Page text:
31 October 2005

Homily - 30 October 2005

It is a stern and disturbing message that we hear today from the Prophet Malachi and from Jesus himself. Both today focus on living out our faith not only in our words but also, and perhaps more importantly, by what we do. Malachi and Jesus both issue strong warnings to us today. Jesus tells the disciples to do as the Pharisees tell them because they teach properly and correctly by their words, but they do not do themselves as they order others to do. Malachi condemns them saying that they have broken the covenant God made with Levi.

The Lord himself says of this covenant with Levi:

“My covenant with him was one of life and peace; fear I put in him, and he feared me, and stood in awe of my name. True doctrine was in his mouth, and no dishonesty was found upon his lips; He walked with me in integrity and uprightness, and turned many away from evil” (Malachi 2:4-7).

Levi served the Lord well and because of his service the Lord blessed him greatly. He was able to serve the Lord well because he knew also who the Lord is and Levi knew who he himself was. Levi feared the Lord and stood in awe of him; he walked in the ways of the Lord and led others in lives of holiness.

Is this not what each of us is called to do? Are we not all called to fear the Lord and to stand in awe before him? Are we not all called to follow after the Lord and to keep his commandments? Are we not all called to help those around us grow in holiness? Of course we are.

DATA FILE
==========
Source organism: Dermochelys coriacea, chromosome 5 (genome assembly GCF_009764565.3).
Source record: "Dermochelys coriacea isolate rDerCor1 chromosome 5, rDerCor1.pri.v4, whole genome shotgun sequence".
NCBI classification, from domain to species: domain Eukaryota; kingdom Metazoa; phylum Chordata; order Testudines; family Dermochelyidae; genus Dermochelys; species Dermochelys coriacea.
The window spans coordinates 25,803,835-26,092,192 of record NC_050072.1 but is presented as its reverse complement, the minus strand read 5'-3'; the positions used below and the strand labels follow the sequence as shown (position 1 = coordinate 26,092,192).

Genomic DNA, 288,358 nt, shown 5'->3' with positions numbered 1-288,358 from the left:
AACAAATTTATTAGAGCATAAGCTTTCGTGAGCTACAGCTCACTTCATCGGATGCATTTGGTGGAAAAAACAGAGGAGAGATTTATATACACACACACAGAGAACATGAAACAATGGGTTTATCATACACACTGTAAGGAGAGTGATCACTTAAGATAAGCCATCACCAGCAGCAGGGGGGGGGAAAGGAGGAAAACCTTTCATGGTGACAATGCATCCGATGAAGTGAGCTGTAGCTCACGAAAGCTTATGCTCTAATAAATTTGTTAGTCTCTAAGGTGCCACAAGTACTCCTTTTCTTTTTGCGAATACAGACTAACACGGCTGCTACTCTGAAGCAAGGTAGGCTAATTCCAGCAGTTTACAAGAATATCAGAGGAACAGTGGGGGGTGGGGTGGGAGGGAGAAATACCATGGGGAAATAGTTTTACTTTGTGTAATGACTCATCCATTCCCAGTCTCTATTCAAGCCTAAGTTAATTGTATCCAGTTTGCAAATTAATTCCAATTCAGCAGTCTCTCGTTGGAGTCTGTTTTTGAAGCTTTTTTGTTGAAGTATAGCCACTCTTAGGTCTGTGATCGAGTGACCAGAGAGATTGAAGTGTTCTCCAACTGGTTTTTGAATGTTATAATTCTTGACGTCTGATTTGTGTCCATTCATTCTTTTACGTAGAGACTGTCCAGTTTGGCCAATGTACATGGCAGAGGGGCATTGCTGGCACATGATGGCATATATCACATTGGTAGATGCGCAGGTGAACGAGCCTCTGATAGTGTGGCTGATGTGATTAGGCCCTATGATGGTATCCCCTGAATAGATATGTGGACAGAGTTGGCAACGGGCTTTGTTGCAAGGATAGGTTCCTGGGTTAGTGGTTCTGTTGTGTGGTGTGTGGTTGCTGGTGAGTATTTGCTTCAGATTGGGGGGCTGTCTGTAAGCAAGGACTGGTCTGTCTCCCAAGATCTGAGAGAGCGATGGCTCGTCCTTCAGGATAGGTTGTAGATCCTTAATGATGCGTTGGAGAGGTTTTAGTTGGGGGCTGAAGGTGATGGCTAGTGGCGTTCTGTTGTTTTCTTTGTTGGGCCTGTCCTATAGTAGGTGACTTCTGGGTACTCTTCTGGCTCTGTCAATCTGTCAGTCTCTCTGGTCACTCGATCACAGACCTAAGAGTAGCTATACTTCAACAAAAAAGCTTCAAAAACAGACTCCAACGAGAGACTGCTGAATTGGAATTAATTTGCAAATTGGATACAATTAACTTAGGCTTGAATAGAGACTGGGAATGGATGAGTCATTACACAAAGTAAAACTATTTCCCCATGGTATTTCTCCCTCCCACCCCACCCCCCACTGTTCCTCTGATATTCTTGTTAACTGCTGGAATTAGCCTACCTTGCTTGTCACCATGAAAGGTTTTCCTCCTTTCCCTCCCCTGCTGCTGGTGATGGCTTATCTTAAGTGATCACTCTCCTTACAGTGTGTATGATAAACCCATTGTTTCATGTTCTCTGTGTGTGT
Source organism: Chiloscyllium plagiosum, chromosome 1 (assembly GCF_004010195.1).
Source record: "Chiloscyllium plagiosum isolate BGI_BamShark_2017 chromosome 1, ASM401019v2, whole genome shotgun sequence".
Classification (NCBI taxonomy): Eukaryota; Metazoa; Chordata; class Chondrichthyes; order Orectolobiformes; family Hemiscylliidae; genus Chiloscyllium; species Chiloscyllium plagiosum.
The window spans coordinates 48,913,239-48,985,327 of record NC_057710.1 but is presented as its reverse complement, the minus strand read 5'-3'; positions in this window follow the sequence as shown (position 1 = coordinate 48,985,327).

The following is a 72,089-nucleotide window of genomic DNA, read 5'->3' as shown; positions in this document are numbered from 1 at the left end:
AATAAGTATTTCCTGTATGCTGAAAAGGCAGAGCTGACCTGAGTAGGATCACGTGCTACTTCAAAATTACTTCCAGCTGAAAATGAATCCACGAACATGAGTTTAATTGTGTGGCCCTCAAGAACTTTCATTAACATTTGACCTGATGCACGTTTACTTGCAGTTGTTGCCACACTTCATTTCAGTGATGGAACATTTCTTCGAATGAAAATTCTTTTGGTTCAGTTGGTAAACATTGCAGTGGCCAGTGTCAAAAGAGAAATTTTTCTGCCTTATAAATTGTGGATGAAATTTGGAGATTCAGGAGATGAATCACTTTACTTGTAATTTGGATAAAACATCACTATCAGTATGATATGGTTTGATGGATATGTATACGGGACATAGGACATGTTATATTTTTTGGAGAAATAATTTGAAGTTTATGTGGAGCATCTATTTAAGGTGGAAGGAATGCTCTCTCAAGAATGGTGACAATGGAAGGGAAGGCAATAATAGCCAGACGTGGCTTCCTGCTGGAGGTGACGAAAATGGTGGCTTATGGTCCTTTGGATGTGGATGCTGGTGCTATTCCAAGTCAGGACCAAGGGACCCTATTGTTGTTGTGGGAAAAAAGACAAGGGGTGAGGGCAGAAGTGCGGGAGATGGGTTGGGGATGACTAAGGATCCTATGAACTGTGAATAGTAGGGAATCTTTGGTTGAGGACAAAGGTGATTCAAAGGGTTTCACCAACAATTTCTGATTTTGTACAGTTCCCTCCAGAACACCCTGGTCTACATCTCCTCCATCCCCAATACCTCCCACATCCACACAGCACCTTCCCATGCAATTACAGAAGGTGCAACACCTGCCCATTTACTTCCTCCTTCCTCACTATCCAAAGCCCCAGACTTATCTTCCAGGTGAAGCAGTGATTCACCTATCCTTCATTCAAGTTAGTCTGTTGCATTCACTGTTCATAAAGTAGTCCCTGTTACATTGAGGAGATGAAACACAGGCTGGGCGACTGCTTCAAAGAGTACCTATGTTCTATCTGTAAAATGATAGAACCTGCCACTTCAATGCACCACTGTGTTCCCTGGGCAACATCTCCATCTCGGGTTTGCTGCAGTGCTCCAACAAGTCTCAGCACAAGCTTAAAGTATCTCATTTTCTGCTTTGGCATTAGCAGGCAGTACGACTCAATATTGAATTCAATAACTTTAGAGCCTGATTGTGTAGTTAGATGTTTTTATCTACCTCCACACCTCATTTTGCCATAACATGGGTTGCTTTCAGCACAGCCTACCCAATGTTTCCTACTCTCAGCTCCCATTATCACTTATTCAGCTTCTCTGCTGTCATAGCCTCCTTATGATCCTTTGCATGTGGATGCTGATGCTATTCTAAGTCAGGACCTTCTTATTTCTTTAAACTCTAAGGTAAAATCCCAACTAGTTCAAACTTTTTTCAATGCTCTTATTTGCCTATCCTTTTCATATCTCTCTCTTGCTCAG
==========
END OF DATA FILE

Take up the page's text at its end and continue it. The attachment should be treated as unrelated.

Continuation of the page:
It is because of these reasons that Jesus says to us today:

“As for you, do not be called be “Rabbi.” You have but one teacher, and you are all brothers. Call no one on earth your father; you have but one Father in heaven. Do not be called “Master;” you have but one Master, the Christ” (Matthew 23:8-10).

The title ‘rabbi’ means “great one” and Christ alone is the Great One. The Father in heaven is the one who truly cares for us. Jesus himself is the only true Master that we have and he says to us “Follow me,” (Luke 5:27) and, “If anyone wishes to come after me, he must deny himself and take up his cross daily and follow me” (Luke 8:23).

This fear, though, that Levi felt before the Lord and which is one of the seven gifts of the Holy Spirit, is not a simple terror or horror when standing before the throne of God. No, it is much more than this cowardice. The fear of the Lord comes from a proper understanding of who we are in God’s eyes. This fear is much more of a quiet and profound reverence and submission before God than it is a feeling of terror and dread. Looking upon the face of God we realize his greatness, his majesty, and his beauty and with the Psalmist we, too, can say, “I have stilled and quieted my soul like a weaned child. Like a weaned child on its mother’s lap, so is my soul within me” (Psalm 131:2).

The ancient Fathers of the desert would leave their caves or huts in the hours of night and they would look up to heaven. While looking up they would first point upward and exclaim, “You are God; I am not. You are God; I am not. You are God; I am not.” Then they would return to their caves or huts and spend hours in prayer, reflection, and meditation, by resting in the abiding peace of God.